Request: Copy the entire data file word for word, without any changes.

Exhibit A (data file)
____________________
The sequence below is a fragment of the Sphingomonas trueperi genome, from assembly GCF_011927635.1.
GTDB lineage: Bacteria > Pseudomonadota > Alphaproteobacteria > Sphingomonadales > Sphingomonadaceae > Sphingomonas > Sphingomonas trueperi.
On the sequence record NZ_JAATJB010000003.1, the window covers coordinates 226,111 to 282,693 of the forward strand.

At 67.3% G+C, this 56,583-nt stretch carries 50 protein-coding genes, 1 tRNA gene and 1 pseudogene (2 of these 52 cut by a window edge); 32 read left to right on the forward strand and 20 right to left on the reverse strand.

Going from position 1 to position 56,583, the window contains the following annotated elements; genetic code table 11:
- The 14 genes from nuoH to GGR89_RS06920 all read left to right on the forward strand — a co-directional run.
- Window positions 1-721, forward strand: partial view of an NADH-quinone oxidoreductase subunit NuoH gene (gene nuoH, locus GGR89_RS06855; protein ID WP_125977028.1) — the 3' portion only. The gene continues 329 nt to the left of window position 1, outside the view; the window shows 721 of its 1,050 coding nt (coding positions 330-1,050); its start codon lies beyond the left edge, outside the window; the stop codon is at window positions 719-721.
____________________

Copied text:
The sequence below is a fragment of the Sphingomonas trueperi genome, from assembly GCF_011927635.1.
GTDB lineage: Bacteria > Pseudomonadota > Alphaproteobacteria > Sphingomonadales > Sphingomonadaceae > Sphingomonas > Sphingomonas trueperi.
On the sequence record NZ_JAATJB010000003.1, the window covers coordinates 226,111 to 282,693 of the forward strand.

At 67.3% G+C, this 56,583-nt stretch carries 50 protein-coding genes, 1 tRNA gene and 1 pseudogene (2 of these 52 cut by a window edge); 32 read left to right on the forward strand and 20 right to left on the reverse strand.

Going from position 1 to position 56,583, the window contains the following annotated elements; genetic code table 11:
- The 14 genes from nuoH to GGR89_RS06920 all read left to right on the forward strand — a co-directional run.
- Window positions 1-721, forward strand: partial view of an NADH-quinone oxidoreductase subunit NuoH gene (gene nuoH, locus GGR89_RS06855; protein ID WP_125977028.1) — the 3' portion only. The gene continues 329 nt to the left of window position 1, outside the view; the window shows 721 of its 1,050 coding nt (coding positions 330-1,050); its start codon lies beyond the left edge, outside the window; the stop codon is at window positions 719-721.